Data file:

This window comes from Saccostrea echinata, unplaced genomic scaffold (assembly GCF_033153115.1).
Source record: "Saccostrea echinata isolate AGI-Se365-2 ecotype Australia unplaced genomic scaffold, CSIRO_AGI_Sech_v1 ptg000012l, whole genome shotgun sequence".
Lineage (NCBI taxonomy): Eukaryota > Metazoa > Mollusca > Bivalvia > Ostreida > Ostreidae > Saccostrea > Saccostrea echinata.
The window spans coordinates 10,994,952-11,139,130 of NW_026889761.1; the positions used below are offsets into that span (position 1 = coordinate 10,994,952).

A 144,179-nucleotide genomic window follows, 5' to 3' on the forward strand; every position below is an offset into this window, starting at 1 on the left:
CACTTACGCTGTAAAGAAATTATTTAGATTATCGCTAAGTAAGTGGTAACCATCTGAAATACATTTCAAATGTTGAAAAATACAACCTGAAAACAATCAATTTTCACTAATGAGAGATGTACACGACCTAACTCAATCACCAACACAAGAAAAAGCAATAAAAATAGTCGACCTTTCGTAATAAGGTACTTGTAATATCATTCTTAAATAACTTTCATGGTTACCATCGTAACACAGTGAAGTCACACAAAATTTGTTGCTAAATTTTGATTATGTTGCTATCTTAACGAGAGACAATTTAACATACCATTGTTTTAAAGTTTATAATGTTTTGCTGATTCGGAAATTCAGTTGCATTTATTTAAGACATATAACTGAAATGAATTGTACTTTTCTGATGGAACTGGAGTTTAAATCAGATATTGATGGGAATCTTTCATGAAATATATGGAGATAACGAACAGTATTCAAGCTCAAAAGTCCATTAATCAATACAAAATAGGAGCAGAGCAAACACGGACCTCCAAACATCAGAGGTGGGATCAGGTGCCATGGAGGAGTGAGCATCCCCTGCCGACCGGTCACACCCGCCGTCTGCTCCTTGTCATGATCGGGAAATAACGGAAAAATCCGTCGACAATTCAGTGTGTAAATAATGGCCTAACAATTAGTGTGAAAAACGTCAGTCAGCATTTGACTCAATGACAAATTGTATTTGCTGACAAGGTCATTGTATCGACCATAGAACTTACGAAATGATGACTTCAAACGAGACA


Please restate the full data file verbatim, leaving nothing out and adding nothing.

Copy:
This window comes from Saccostrea echinata, unplaced genomic scaffold (assembly GCF_033153115.1).
Source record: "Saccostrea echinata isolate AGI-Se365-2 ecotype Australia unplaced genomic scaffold, CSIRO_AGI_Sech_v1 ptg000012l, whole genome shotgun sequence".
Lineage (NCBI taxonomy): Eukaryota > Metazoa > Mollusca > Bivalvia > Ostreida > Ostreidae > Saccostrea > Saccostrea echinata.
The window spans coordinates 10,994,952-11,139,130 of NW_026889761.1; the positions used below are offsets into that span (position 1 = coordinate 10,994,952).

A 144,179-nucleotide genomic window follows, 5' to 3' on the forward strand; every position below is an offset into this window, starting at 1 on the left:
CACTTACGCTGTAAAGAAATTATTTAGATTATCGCTAAGTAAGTGGTAACCATCTGAAATACATTTCAAATGTTGAAAAATACAACCTGAAAACAATCAATTTTCACTAATGAGAGATGTACACGACCTAACTCAATCACCAACACAAGAAAAAGCAATAAAAATAGTCGACCTTTCGTAATAAGGTACTTGTAATATCATTCTTAAATAACTTTCATGGTTACCATCGTAACACAGTGAAGTCACACAAAATTTGTTGCTAAATTTTGATTATGTTGCTATCTTAACGAGAGACAATTTAACATACCATTGTTTTAAAGTTTATAATGTTTTGCTGATTCGGAAATTCAGTTGCATTTATTTAAGACATATAACTGAAATGAATTGTACTTTTCTGATGGAACTGGAGTTTAAATCAGATATTGATGGGAATCTTTCATGAAATATATGGAGATAACGAACAGTATTCAAGCTCAAAAGTCCATTAATCAATACAAAATAGGAGCAGAGCAAACACGGACCTCCAAACATCAGAGGTGGGATCAGGTGCCATGGAGGAGTGAGCATCCCCTGCCGACCGGTCACACCCGCCGTCTGCTCCTTGTCATGATCGGGAAATAACGGAAAAATCCGTCGACAATTCAGTGTGTAAATAATGGCCTAACAATTAGTGTGAAAAACGTCAGTCAGCATTTGACTCAATGACAAATTGTATTTGCTGACAAGGTCATTGTATCGACCATAGAACTTACGAAATGATGACTTCAAACGAGACA